Telephone calls which were made to the defendant’s phone asking for drugs, but made after the arrest of the defendant for supplying drugs were inadmissible as hearsay. They were adduced to prove, by implication, the fact that he, as an occupier of the premises, was a supplier of drugs. The majority held that the hearsay rule applied to implied as well as express assertions, so that the evidence should not have been admitted by the trial judge. The requests for drugs were evidence of the state of mind of the person making the request but that person’s state of mind was not an issue at the trial. As a result, the requests for drugs were irrelevant and inadmissible.
Lord Bridge referred to the US federal rules of evidence which had adopted a rule confining the concept of hearsay to express assertions and conduct intended to amount to assertion, which outcome was interpreted to mean that assertions had to be intended to persuade in order to be caught by the hearsay rule. He identified: ‘the only rational ground for excluding from the scope of the hearsay rule assertions which are not express but implied by the words and conduct of persons not called as witnesses. Put shortly, the speakers’ words and conduct are motivated quite independently of any possible intention to mislead and are thus exempt from the suspicion attaching to express assertions and are, in that sense, self authenticating.’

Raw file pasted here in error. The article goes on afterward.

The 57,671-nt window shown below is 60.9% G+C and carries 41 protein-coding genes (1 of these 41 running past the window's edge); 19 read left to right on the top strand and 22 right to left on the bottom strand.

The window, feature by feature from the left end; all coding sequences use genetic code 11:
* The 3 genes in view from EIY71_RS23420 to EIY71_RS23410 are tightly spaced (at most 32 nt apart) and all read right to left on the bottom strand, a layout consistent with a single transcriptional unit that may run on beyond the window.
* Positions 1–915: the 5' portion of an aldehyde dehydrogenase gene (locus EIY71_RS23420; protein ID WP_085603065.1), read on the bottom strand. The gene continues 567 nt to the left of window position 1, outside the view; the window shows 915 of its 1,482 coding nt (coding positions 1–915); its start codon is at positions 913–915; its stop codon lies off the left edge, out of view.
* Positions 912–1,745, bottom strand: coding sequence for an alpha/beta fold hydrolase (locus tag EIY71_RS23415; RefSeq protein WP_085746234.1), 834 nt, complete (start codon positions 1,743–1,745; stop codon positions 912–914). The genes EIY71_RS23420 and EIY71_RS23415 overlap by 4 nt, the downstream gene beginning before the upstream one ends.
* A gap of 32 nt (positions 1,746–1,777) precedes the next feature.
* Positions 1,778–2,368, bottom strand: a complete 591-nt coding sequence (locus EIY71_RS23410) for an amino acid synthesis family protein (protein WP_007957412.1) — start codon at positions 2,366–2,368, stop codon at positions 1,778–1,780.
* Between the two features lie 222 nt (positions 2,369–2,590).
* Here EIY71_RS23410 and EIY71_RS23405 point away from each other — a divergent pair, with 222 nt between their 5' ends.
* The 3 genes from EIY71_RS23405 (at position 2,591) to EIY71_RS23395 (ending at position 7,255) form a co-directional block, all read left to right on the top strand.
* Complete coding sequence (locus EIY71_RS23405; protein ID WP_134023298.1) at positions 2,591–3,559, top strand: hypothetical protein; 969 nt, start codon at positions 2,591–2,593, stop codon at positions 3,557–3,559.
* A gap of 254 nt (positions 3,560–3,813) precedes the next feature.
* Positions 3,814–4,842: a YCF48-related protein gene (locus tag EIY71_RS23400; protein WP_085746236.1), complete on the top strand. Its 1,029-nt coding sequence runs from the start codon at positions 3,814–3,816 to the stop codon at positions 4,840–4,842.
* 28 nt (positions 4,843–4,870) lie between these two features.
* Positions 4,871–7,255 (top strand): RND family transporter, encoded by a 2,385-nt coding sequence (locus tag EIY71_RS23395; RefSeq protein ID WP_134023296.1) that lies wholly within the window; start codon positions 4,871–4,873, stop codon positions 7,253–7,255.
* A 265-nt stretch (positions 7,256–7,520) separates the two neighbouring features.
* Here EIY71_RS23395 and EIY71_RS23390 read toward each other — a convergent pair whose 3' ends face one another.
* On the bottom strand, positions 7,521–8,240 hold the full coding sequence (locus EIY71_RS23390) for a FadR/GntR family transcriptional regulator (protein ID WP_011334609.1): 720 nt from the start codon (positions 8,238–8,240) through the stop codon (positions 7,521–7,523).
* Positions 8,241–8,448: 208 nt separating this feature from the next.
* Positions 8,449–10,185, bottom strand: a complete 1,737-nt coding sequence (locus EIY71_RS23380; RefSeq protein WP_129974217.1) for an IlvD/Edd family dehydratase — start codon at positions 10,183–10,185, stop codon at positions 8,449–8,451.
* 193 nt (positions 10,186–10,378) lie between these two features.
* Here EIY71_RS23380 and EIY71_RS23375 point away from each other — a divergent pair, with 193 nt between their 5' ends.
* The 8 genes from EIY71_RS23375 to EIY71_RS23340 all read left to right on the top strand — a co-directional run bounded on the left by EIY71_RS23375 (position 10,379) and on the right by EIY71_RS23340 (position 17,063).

Lord Ackner, Lord Bridge
Gazette 03-Jun-1992,  2 AC 228,  2 All ER 345,  Crim LR 797,  2 WLR 656
England and Wales
Approved – Teper v The Queen PC 1952
The defendant was charged with arson of his own shop. A woman had been heard to shout to a passing motorist ‘Your place burning and you going away from the fire’.
Held: the defendant’s alibi could not be contradicted by the evidence of a . .
Approved – Subramaniam v Director of Public Prosecutions PC 1956
(Malaysia) The defendant sought to advance a defence of duress under a section of the Penal Code of the Federated Malay States which provided that, with certain exceptions, ‘nothing is an offence which is done by a person who is compelled to do it . .
No longer effective – Regina v Singh CACD 23-Feb-2006
The evidence against the defendant was that he was the holder and user of mobile telephone lines used in a kidnapping. The court used evidence of the numbers stored in other mobile phones contacted by him to show that he was part of a conspiracy. It . .
Cited – Regina v Chrysostomou CACD 24-Jun-2010
The defendant appealed against his conviction for harassment. He was said to have used an imitation firearm to put a person in fear of violence. The prosecution had used texts received to the defendant’s mobile phone as ‘bad character’ evidence. The . .
Cited – Regina v Twist and Others CACD 12-May-2011
The court considered the application of the 2003 Act to communications made to, or by, the defendant, and in particular text messages sent by mobile telephone.
Held: The four appeals against conviction were dismissed. Singh established that . .
Lists of cited by and citing cases may be incomplete.
Updated: 09 April 2022; Ref: scu.87035